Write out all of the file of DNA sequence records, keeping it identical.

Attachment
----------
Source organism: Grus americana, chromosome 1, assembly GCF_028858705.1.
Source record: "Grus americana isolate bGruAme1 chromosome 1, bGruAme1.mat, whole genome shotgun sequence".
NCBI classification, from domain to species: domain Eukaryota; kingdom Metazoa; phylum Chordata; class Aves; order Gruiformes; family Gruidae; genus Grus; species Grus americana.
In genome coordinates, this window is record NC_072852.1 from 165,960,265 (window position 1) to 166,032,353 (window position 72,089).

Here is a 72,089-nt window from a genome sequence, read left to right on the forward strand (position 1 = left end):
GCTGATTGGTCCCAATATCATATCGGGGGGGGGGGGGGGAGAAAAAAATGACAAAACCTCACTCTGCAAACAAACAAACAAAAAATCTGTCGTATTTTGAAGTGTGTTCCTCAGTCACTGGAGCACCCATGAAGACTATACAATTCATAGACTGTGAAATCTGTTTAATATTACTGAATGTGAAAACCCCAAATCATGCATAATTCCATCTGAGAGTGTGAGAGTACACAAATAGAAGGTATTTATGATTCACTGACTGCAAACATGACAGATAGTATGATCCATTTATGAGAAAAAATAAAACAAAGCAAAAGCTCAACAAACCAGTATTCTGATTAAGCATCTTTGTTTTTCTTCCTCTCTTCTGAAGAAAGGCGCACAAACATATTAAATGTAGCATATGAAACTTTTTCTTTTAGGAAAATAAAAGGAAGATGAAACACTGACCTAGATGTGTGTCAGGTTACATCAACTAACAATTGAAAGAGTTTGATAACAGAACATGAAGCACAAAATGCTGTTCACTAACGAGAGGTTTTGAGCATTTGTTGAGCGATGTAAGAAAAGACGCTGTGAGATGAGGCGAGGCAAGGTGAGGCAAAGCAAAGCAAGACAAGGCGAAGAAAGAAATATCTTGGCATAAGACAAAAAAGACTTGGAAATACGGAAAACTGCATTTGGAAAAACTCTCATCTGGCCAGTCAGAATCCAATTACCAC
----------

Source organism: Grus americana, chromosome 1, assembly GCF_028858705.1.
Source record: "Grus americana isolate bGruAme1 chromosome 1, bGruAme1.mat, whole genome shotgun sequence".
NCBI classification, from domain to species: domain Eukaryota; kingdom Metazoa; phylum Chordata; class Aves; order Gruiformes; family Gruidae; genus Grus; species Grus americana.
In genome coordinates, this window is record NC_072852.1 from 165,960,265 (window position 1) to 166,032,353 (window position 72,089).

Here is a 72,089-nt window from a genome sequence, read left to right on the forward strand (position 1 = left end):
GCTGATTGGTCCCAATATCATATCGGGGGGGGGGGGGGGAGAAAAAAATGACAAAACCTCACTCTGCAAACAAACAAACAAAAAATCTGTCGTATTTTGAAGTGTGTTCCTCAGTCACTGGAGCACCCATGAAGACTATACAATTCATAGACTGTGAAATCTGTTTAATATTACTGAATGTGAAAACCCCAAATCATGCATAATTCCATCTGAGAGTGTGAGAGTACACAAATAGAAGGTATTTATGATTCACTGACTGCAAACATGACAGATAGTATGATCCATTTATGAGAAAAAATAAAACAAAGCAAAAGCTCAACAAACCAGTATTCTGATTAAGCATCTTTGTTTTTCTTCCTCTCTTCTGAAGAAAGGCGCACAAACATATTAAATGTAGCATATGAAACTTTTTCTTTTAGGAAAATAAAAGGAAGATGAAACACTGACCTAGATGTGTGTCAGGTTACATCAACTAACAATTGAAAGAGTTTGATAACAGAACATGAAGCACAAAATGCTGTTCACTAACGAGAGGTTTTGAGCATTTGTTGAGCGATGTAAGAAAAGACGCTGTGAGATGAGGCGAGGCAAGGTGAGGCAAAGCAAAGCAAGACAAGGCGAAGAAAGAAATATCTTGGCATAAGACAAAAAAGACTTGGAAATACGGAAAACTGCATTTGGAAAAACTCTCATCTGGCCAGTCAGAATCCAATTACCAC